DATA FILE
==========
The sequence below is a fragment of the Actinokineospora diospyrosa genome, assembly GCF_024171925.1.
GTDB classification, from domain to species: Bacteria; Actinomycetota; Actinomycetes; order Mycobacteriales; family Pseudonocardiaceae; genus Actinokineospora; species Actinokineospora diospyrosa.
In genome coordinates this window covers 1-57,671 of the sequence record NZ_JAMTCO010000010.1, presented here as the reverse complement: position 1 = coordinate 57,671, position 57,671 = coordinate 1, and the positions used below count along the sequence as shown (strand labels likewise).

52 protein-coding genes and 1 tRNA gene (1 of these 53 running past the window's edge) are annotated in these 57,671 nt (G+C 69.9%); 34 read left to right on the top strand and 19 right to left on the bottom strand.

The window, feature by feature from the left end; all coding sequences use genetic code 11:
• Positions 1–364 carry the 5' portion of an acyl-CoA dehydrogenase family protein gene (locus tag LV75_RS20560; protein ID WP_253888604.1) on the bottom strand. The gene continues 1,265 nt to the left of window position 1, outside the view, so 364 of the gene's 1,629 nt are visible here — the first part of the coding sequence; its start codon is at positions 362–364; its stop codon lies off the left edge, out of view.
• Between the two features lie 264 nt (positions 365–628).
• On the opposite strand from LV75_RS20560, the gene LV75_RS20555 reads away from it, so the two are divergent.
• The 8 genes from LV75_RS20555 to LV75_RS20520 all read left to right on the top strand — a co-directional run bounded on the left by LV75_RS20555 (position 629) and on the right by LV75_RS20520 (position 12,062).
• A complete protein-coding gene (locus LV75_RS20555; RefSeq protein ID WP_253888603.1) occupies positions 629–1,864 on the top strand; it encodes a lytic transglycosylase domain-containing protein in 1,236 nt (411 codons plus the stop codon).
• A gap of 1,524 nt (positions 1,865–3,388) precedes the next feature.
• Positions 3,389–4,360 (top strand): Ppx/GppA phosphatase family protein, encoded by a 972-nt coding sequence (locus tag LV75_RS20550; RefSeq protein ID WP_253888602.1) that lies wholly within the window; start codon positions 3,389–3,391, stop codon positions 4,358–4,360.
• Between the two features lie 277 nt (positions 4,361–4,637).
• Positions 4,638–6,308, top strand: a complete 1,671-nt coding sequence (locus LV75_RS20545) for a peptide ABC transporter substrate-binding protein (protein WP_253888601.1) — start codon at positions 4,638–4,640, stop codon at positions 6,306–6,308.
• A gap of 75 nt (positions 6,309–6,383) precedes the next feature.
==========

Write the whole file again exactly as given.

The sequence below is a fragment of the Actinokineospora diospyrosa genome, assembly GCF_024171925.1.
GTDB classification, from domain to species: Bacteria; Actinomycetota; Actinomycetes; order Mycobacteriales; family Pseudonocardiaceae; genus Actinokineospora; species Actinokineospora diospyrosa.
In genome coordinates this window covers 1-57,671 of the sequence record NZ_JAMTCO010000010.1, presented here as the reverse complement: position 1 = coordinate 57,671, position 57,671 = coordinate 1, and the positions used below count along the sequence as shown (strand labels likewise).

52 protein-coding genes and 1 tRNA gene (1 of these 53 running past the window's edge) are annotated in these 57,671 nt (G+C 69.9%); 34 read left to right on the top strand and 19 right to left on the bottom strand.

The window, feature by feature from the left end; all coding sequences use genetic code 11:
• Positions 1–364 carry the 5' portion of an acyl-CoA dehydrogenase family protein gene (locus tag LV75_RS20560; protein ID WP_253888604.1) on the bottom strand. The gene continues 1,265 nt to the left of window position 1, outside the view, so 364 of the gene's 1,629 nt are visible here — the first part of the coding sequence; its start codon is at positions 362–364; its stop codon lies off the left edge, out of view.
• Between the two features lie 264 nt (positions 365–628).
• On the opposite strand from LV75_RS20560, the gene LV75_RS20555 reads away from it, so the two are divergent.
• The 8 genes from LV75_RS20555 to LV75_RS20520 all read left to right on the top strand — a co-directional run bounded on the left by LV75_RS20555 (position 629) and on the right by LV75_RS20520 (position 12,062).
• A complete protein-coding gene (locus LV75_RS20555; RefSeq protein ID WP_253888603.1) occupies positions 629–1,864 on the top strand; it encodes a lytic transglycosylase domain-containing protein in 1,236 nt (411 codons plus the stop codon).
• A gap of 1,524 nt (positions 1,865–3,388) precedes the next feature.
• Positions 3,389–4,360 (top strand): Ppx/GppA phosphatase family protein, encoded by a 972-nt coding sequence (locus tag LV75_RS20550; RefSeq protein ID WP_253888602.1) that lies wholly within the window; start codon positions 3,389–3,391, stop codon positions 4,358–4,360.
• Between the two features lie 277 nt (positions 4,361–4,637).
• Positions 4,638–6,308, top strand: a complete 1,671-nt coding sequence (locus LV75_RS20545) for a peptide ABC transporter substrate-binding protein (protein WP_253888601.1) — start codon at positions 4,638–4,640, stop codon at positions 6,306–6,308.
• A gap of 75 nt (positions 6,309–6,383) precedes the next feature.